Administratively



pertaining to ; executive:
administrative ability.
Contemporary Examples

Individual debt-adjustment programs are too slow and administratively complex.
This Country Needs Inflation David Frum April 25, 2013

Historical Examples

administratively El Wad is the capital of an annexe to the territory of Tuggurt.
Encyclopaedia Britannica, 11th Edition, Volume 9, Slice 3 Various

Besides, the whole position of things, politically and administratively, is essentially false.
Letters of Travel (1892-1913) Rudyard Kipling

But on the other hand the adjacent island of Ceylon has been administratively severed and placed under the Colonial Office.
Encyclopaedia Britannica, 11th Edition, Volume 14, Slice 4 Various

But I must tell you how the rascals tried to shut up, ‘administratively,’ you understand, Mlle. Palmyre.
File No. 113 Emile Gaboriau

It is administratively independent of the pope and recognizes the supremacy of the state over church affairs.
Area Handbook for Romania Eugene K. Keefe, Donald W. Bernier, Lyle E. Brenneman, William Giloane, James M. Moore, and Neda A. Walpole

Legislatively and administratively we took several billions out of the economy.
Complete State of the Union Addresses from 1790 to 2006 Various

administratively the oasis forms part of the mudiria of Assiut.
Encyclopaedia Britannica, 11th Edition, Volume 15, Slice 7 Various

At some bases qualified black airmen were administratively assigned to black units but actually performed duties in white units.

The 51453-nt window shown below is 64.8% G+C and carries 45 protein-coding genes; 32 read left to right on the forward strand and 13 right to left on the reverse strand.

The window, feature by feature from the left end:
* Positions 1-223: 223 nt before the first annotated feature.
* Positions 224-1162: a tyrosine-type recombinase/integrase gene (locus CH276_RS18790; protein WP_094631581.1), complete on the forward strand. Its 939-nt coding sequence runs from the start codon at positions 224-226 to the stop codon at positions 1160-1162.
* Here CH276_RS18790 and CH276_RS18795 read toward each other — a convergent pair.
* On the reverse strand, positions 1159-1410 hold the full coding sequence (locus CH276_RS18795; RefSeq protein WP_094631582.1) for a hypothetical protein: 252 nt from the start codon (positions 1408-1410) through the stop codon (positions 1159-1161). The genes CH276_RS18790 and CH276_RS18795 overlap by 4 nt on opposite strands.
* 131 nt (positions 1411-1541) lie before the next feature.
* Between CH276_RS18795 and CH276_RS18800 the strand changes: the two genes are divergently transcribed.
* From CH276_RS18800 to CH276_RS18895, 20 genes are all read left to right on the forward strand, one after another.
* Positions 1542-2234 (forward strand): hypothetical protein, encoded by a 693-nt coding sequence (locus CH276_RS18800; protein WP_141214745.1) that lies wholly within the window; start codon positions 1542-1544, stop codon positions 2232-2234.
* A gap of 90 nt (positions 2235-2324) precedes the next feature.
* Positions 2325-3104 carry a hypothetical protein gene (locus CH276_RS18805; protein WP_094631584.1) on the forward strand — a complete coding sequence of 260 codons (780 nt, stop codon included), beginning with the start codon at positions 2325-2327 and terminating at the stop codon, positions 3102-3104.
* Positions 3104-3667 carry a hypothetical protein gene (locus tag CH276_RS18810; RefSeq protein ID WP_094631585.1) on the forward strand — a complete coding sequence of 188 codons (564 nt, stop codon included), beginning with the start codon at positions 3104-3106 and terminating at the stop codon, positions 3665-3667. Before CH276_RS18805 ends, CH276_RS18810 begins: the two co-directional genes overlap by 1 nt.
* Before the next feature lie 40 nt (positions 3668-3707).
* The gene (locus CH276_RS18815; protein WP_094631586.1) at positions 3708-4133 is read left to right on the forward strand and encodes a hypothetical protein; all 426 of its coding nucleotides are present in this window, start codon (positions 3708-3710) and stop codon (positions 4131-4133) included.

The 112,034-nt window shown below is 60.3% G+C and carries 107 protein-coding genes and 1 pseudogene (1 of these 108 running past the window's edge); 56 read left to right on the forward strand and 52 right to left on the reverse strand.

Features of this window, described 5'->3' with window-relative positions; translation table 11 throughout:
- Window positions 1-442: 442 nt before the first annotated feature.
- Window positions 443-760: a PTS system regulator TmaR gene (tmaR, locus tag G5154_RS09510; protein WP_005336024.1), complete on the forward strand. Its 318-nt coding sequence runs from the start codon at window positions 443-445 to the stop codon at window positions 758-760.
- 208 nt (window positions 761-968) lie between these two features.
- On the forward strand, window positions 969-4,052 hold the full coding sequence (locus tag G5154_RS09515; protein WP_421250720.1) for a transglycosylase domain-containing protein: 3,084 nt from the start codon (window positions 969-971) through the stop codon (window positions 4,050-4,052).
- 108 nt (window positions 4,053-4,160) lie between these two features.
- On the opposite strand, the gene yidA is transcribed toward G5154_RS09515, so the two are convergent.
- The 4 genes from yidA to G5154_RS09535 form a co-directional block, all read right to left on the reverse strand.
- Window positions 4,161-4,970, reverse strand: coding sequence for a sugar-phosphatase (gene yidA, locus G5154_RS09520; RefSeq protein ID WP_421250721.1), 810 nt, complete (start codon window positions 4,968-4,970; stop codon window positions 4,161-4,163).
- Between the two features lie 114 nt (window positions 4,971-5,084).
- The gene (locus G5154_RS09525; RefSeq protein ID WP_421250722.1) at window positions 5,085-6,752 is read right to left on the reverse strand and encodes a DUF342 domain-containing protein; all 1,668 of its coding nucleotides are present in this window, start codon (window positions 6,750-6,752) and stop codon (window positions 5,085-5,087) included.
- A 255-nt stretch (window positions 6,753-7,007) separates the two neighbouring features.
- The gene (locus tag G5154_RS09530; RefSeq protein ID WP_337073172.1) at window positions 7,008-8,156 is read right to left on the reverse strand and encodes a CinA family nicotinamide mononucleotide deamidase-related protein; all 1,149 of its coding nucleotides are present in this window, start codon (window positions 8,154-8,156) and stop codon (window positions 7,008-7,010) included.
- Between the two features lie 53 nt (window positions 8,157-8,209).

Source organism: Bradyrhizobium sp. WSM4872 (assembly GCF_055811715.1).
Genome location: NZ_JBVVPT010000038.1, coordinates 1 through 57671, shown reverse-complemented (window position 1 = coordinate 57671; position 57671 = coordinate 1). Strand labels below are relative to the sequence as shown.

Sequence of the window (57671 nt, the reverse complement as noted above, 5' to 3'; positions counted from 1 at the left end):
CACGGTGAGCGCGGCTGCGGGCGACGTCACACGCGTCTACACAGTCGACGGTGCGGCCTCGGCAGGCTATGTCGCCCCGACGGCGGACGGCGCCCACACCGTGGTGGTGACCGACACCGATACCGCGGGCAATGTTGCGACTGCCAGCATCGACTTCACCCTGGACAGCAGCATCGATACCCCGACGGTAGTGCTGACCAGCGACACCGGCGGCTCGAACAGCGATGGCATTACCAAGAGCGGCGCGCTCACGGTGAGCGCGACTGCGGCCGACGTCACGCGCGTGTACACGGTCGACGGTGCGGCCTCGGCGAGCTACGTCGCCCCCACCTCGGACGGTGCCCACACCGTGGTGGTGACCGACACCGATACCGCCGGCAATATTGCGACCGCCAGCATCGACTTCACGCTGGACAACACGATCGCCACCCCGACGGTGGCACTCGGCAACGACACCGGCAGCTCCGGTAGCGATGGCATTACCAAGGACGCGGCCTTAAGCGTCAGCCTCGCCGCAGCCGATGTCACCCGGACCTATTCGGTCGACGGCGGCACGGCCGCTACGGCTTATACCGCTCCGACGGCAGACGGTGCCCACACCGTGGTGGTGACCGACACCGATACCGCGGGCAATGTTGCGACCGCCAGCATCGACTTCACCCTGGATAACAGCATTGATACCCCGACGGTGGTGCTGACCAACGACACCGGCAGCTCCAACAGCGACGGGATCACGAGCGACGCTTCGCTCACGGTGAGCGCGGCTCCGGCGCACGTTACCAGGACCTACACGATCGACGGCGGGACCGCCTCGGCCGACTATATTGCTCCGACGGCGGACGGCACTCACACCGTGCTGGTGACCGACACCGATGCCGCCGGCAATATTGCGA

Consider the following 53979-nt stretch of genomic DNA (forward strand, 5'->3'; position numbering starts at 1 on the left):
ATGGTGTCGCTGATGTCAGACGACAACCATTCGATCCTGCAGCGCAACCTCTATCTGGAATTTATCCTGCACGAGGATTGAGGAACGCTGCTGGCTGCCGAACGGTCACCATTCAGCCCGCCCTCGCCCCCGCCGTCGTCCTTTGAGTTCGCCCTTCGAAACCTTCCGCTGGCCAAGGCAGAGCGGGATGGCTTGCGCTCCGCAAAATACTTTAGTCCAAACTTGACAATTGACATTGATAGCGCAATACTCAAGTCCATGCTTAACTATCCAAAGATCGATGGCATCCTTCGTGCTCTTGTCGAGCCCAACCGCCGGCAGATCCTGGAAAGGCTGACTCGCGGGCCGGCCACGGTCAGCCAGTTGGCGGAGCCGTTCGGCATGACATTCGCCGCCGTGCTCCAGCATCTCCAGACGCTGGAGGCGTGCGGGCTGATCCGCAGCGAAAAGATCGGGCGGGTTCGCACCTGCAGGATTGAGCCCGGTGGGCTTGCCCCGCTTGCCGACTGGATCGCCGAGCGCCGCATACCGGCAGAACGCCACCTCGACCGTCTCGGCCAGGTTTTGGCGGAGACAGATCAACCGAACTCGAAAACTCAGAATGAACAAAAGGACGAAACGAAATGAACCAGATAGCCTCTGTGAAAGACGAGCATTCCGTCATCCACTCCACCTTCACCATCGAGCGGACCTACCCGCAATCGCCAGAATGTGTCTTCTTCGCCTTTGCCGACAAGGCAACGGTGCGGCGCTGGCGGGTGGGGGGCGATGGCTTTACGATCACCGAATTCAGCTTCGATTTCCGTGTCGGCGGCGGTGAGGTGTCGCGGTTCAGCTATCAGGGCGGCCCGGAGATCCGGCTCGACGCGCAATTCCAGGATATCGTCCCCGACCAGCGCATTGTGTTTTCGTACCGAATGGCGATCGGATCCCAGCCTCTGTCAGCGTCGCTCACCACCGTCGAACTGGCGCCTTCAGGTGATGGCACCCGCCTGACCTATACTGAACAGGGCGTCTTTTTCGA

Integration of the Armed Forces, 1940-1965 Morris J. MacGregor, Jr.

administratively and medically the Salptrire is divided into five compartments, which are subdivided into quarters or sections.
Old and New Paris, v. 2 Henry Sutherland Edwards

adj.

1731, from Latin administrativus, from past participle stem of administrare (see administer). Related: Administratively.

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  • Administratrix

    a woman who is an administrator. Historical Examples This person is called the administrator, or, if a woman, the administratrix. Mary Erskine Jacob Abbott He managed to put this off till his death, after which his widow and administratrix was sued for dilapidations. The Life and Opinions of Tristram Shandy, Gentleman Laurence Sterne

  • Admirable

    worthy of ; inspiring approval, reverence, or affection. excellent; first-rate. Contemporary Examples But if anything, President Obama has demonstrated an admirable nimbleness in response to changing circumstances. Whose Side Is Obama on? Reihan Salam June 15, 2009 They are often characterized as benevolent and admirable; when we do the same, we are angry and unreasonable. […]



  • Admirability

    worthy of ; inspiring approval, reverence, or affection. excellent; first-rate. adjective deserving or inspiring admiration; excellent adj. mid-15c., “worthy of admiration,” from Middle French admirable (Old French amirable), from Latin admirabilis “admirable, wonderful,” from admirari “to admire” (see admiration). In early years it also carried a stronger sense of “awe-inspiring.”

  • Admirable bolete

    an edible mushroom, Boletus mirabilis, of Rocky Mountain and Pacific northwestern evergreen forests, having a dark-red, scaly or woolly cap with yellow pores and a stout stem.



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